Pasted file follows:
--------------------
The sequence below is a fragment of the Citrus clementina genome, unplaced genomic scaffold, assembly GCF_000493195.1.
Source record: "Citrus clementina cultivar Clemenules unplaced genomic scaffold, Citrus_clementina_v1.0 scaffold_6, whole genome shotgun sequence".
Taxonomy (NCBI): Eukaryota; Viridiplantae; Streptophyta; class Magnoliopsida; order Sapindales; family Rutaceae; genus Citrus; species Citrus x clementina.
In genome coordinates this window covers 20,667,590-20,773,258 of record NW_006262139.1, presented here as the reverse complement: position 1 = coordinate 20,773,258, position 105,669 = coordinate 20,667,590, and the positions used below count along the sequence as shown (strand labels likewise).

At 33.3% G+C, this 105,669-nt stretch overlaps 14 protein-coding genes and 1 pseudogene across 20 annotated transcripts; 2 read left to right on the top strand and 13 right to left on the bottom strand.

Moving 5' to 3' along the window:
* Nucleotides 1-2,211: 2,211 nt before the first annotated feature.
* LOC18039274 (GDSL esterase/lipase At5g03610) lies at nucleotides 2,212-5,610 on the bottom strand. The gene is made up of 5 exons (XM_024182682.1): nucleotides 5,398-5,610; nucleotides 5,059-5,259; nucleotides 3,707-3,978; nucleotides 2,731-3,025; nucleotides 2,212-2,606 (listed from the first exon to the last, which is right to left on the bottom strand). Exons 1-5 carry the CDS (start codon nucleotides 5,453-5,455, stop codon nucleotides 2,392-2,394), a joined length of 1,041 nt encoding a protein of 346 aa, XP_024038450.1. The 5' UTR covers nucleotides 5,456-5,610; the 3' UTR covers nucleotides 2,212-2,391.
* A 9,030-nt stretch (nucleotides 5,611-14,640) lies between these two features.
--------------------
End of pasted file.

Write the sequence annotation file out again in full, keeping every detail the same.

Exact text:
The sequence below is a fragment of the Citrus clementina genome, unplaced genomic scaffold, assembly GCF_000493195.1.
Source record: "Citrus clementina cultivar Clemenules unplaced genomic scaffold, Citrus_clementina_v1.0 scaffold_6, whole genome shotgun sequence".
Taxonomy (NCBI): Eukaryota; Viridiplantae; Streptophyta; class Magnoliopsida; order Sapindales; family Rutaceae; genus Citrus; species Citrus x clementina.
In genome coordinates this window covers 20,667,590-20,773,258 of record NW_006262139.1, presented here as the reverse complement: position 1 = coordinate 20,773,258, position 105,669 = coordinate 20,667,590, and the positions used below count along the sequence as shown (strand labels likewise).

At 33.3% G+C, this 105,669-nt stretch overlaps 14 protein-coding genes and 1 pseudogene across 20 annotated transcripts; 2 read left to right on the top strand and 13 right to left on the bottom strand.

Moving 5' to 3' along the window:
* Nucleotides 1-2,211: 2,211 nt before the first annotated feature.
* LOC18039274 (GDSL esterase/lipase At5g03610) lies at nucleotides 2,212-5,610 on the bottom strand. The gene is made up of 5 exons (XM_024182682.1): nucleotides 5,398-5,610; nucleotides 5,059-5,259; nucleotides 3,707-3,978; nucleotides 2,731-3,025; nucleotides 2,212-2,606 (listed from the first exon to the last, which is right to left on the bottom strand). Exons 1-5 carry the CDS (start codon nucleotides 5,453-5,455, stop codon nucleotides 2,392-2,394), a joined length of 1,041 nt encoding a protein of 346 aa, XP_024038450.1. The 5' UTR covers nucleotides 5,456-5,610; the 3' UTR covers nucleotides 2,212-2,391.
* A 9,030-nt stretch (nucleotides 5,611-14,640) lies between these two features.